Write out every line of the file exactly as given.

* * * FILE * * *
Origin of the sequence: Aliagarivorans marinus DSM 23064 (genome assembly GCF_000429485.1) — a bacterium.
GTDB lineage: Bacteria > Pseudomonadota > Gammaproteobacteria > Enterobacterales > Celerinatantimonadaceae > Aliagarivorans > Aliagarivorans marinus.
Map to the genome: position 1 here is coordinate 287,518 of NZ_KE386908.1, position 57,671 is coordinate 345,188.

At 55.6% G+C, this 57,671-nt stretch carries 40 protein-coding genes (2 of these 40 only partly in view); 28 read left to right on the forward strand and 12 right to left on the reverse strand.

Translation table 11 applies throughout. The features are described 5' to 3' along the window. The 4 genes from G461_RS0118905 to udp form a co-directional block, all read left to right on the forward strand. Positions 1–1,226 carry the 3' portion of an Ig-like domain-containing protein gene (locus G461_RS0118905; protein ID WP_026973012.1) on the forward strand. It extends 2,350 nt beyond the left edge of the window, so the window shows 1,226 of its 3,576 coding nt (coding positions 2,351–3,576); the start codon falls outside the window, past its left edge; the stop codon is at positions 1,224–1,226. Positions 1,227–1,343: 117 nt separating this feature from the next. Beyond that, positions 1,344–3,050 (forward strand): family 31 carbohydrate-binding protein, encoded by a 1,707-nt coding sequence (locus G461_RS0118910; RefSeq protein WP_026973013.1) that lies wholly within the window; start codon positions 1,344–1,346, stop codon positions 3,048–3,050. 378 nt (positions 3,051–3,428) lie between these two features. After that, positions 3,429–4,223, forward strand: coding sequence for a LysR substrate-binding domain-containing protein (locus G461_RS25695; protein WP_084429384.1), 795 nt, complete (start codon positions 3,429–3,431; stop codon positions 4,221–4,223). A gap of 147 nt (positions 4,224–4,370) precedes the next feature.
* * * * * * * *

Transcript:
Origin of the sequence: Aliagarivorans marinus DSM 23064 (genome assembly GCF_000429485.1) — a bacterium.
GTDB lineage: Bacteria > Pseudomonadota > Gammaproteobacteria > Enterobacterales > Celerinatantimonadaceae > Aliagarivorans > Aliagarivorans marinus.
Map to the genome: position 1 here is coordinate 287,518 of NZ_KE386908.1, position 57,671 is coordinate 345,188.

At 55.6% G+C, this 57,671-nt stretch carries 40 protein-coding genes (2 of these 40 only partly in view); 28 read left to right on the forward strand and 12 right to left on the reverse strand.

Translation table 11 applies throughout. The features are described 5' to 3' along the window. The 4 genes from G461_RS0118905 to udp form a co-directional block, all read left to right on the forward strand. Positions 1–1,226 carry the 3' portion of an Ig-like domain-containing protein gene (locus G461_RS0118905; protein ID WP_026973012.1) on the forward strand. It extends 2,350 nt beyond the left edge of the window, so the window shows 1,226 of its 3,576 coding nt (coding positions 2,351–3,576); the start codon falls outside the window, past its left edge; the stop codon is at positions 1,224–1,226. Positions 1,227–1,343: 117 nt separating this feature from the next. Beyond that, positions 1,344–3,050 (forward strand): family 31 carbohydrate-binding protein, encoded by a 1,707-nt coding sequence (locus G461_RS0118910; RefSeq protein WP_026973013.1) that lies wholly within the window; start codon positions 1,344–1,346, stop codon positions 3,048–3,050. 378 nt (positions 3,051–3,428) lie between these two features. After that, positions 3,429–4,223, forward strand: coding sequence for a LysR substrate-binding domain-containing protein (locus G461_RS25695; protein WP_084429384.1), 795 nt, complete (start codon positions 3,429–3,431; stop codon positions 4,221–4,223). A gap of 147 nt (positions 4,224–4,370) precedes the next feature.